Emirates has long tossed around the idea of a premium-economy product. It wasn’t until May 2018 that the airline confirmed that it would bring premium economy to its portfolio, on new A380s beginning in 2020.
Now, the first A380 with premium economy installed is ready to enter service. But coronavirus is delaying its entry into service.
Emirates President Sir Tim Clark said during the Arabian Travel Market virtual event that the carrier’s first A380 with the new mid-tier product was “sitting in Toulouse waiting to go”.
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Exact details about what the premium economy product will look like for Emirates remain unclear. In the past, Clark has said that it’s a railway-style “sleeperette” design.
“It’s probably where business class used to be, and in some cases where first used to be in the old days, 30 years ago”, Clark previously told Executive Traveller.
We do know though that there will be around 38 inches of pitch with 10 inches of recline. Clark has previously said that the premium-economy cabin will be located on the lower deck of the A380, with “probably as many as 56 seats”, according to ET.
In April 2019, seat manufacturer Haeco unveiled its new premium-economy seat and revealed that the launch customer was a Middle East-based carrier, leading many to believe that it could be Emirates. It has not yet been confirmed.
However, the delivery of the first aircraft with the product inside could be delayed until 2021 or beyond — depending on when passenger demand picks up in the aftermath of the coronavirus crisis.
Airbus manufactures the superjumbo Airbus A380 from its headquarters in Toulouse. According to Flight Global, Emirates’ last eight A380s that it had on order are set to be delivered over the next year or so. Then, Airbus will end production of the aircraft.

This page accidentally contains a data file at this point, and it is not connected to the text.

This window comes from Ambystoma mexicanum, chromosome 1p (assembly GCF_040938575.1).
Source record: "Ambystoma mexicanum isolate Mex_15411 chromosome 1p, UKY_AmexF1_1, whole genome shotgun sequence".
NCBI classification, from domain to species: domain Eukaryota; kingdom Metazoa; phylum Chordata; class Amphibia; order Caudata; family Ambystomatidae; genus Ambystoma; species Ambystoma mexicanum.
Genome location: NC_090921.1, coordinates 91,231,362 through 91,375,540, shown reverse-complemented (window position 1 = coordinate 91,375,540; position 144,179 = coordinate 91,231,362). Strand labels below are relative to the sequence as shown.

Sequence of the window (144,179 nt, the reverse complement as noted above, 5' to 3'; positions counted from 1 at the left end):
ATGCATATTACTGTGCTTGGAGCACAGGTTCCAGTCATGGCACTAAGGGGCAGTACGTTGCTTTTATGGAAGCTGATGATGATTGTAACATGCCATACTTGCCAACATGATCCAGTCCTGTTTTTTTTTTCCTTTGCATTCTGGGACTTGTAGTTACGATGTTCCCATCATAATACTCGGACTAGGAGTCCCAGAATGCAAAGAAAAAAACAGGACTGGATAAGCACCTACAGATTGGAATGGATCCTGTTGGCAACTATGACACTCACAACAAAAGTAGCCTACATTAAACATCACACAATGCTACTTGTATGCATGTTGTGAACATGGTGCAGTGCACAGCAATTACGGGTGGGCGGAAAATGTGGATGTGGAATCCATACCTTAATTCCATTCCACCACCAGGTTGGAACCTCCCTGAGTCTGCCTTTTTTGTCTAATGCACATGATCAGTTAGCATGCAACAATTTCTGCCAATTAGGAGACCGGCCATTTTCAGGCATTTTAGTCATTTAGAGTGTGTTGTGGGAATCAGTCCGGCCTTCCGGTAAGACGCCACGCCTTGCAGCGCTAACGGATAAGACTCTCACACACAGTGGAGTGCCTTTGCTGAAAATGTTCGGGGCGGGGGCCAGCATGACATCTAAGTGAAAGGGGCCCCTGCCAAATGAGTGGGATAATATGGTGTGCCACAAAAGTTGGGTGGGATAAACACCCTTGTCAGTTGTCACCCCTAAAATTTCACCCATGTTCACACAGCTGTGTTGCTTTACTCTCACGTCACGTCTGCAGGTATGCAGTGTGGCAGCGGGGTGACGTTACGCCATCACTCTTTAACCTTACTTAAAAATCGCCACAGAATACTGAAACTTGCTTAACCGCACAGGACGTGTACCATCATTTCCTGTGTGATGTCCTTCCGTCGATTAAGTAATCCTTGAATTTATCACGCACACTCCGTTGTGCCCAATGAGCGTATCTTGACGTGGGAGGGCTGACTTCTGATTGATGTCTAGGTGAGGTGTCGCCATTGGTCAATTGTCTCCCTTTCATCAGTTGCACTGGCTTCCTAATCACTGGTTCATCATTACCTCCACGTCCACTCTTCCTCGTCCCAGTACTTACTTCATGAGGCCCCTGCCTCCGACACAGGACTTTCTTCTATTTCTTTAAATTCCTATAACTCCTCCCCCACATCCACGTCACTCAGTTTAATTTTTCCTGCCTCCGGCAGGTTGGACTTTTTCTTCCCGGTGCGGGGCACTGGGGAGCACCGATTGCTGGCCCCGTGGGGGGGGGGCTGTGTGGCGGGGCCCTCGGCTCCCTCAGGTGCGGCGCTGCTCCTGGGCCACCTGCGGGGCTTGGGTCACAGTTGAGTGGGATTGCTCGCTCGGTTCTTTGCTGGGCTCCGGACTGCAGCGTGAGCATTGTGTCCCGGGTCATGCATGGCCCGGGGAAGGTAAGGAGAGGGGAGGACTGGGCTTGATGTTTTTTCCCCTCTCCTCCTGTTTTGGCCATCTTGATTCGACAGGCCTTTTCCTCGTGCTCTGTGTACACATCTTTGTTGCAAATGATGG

During the coronavirus crisis, Emirates, which is the world’s largest A380 operator, has grounded its entire fleet of 115 A380s. However, despite not using the superjumbo through the peak of coronavirus downtime, Clark continues to see a bright future for the aircraft in Emirates’ fleet as travel demand will eventually resume.
“The A380 has proven to be a hugely successful aircraft and if fuel prices were forever to stay at today’s levels, this aircraft is hugely potent”, Clark said. “The thirst for travel will come back”.
According to Cirium data, Emirates has a backlog of more than 200 aircraft on order, including a total of 58 A380s and A350s from Airbus.
Because of the coronavirus crisis, the A380 is facing a grim future. Emirates will resume flying it, but it has grounded its entire fleet, and other airlines around the world have done the same. For much of the crisis, the only A380s in the skies have been China Southern’s. Additionally, Air France said in May it was retiring its fleet of A380s, effective immediately, and Lufthansa has grounded its A380s.